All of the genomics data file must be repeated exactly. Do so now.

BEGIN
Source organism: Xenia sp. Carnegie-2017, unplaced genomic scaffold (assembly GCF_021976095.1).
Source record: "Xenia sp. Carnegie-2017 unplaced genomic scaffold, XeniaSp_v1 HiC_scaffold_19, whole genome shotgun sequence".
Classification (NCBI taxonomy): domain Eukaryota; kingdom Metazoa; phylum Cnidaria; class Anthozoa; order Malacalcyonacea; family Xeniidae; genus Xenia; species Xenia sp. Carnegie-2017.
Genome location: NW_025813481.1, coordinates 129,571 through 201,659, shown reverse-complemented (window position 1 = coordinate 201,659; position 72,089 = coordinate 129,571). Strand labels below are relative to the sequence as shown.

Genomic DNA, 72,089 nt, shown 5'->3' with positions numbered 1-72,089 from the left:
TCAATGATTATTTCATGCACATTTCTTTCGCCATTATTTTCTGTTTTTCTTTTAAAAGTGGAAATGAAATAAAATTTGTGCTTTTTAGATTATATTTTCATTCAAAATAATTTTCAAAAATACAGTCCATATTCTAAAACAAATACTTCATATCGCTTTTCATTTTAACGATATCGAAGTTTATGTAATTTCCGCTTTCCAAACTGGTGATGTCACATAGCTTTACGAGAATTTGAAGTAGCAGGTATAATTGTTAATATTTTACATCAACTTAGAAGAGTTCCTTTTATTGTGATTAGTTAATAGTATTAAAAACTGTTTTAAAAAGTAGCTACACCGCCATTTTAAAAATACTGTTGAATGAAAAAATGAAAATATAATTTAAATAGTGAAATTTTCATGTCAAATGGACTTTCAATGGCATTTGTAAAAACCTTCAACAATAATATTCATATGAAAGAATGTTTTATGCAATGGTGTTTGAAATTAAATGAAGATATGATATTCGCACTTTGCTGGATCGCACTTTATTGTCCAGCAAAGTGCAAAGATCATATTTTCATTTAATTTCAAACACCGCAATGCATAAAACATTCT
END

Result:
Source organism: Xenia sp. Carnegie-2017, unplaced genomic scaffold (assembly GCF_021976095.1).
Source record: "Xenia sp. Carnegie-2017 unplaced genomic scaffold, XeniaSp_v1 HiC_scaffold_19, whole genome shotgun sequence".
Classification (NCBI taxonomy): domain Eukaryota; kingdom Metazoa; phylum Cnidaria; class Anthozoa; order Malacalcyonacea; family Xeniidae; genus Xenia; species Xenia sp. Carnegie-2017.
Genome location: NW_025813481.1, coordinates 129,571 through 201,659, shown reverse-complemented (window position 1 = coordinate 201,659; position 72,089 = coordinate 129,571). Strand labels below are relative to the sequence as shown.

Genomic DNA, 72,089 nt, shown 5'->3' with positions numbered 1-72,089 from the left:
TCAATGATTATTTCATGCACATTTCTTTCGCCATTATTTTCTGTTTTTCTTTTAAAAGTGGAAATGAAATAAAATTTGTGCTTTTTAGATTATATTTTCATTCAAAATAATTTTCAAAAATACAGTCCATATTCTAAAACAAATACTTCATATCGCTTTTCATTTTAACGATATCGAAGTTTATGTAATTTCCGCTTTCCAAACTGGTGATGTCACATAGCTTTACGAGAATTTGAAGTAGCAGGTATAATTGTTAATATTTTACATCAACTTAGAAGAGTTCCTTTTATTGTGATTAGTTAATAGTATTAAAAACTGTTTTAAAAAGTAGCTACACCGCCATTTTAAAAATACTGTTGAATGAAAAAATGAAAATATAATTTAAATAGTGAAATTTTCATGTCAAATGGACTTTCAATGGCATTTGTAAAAACCTTCAACAATAATATTCATATGAAAGAATGTTTTATGCAATGGTGTTTGAAATTAAATGAAGATATGATATTCGCACTTTGCTGGATCGCACTTTATTGTCCAGCAAAGTGCAAAGATCATATTTTCATTTAATTTCAAACACCGCAATGCATAAAACATTCT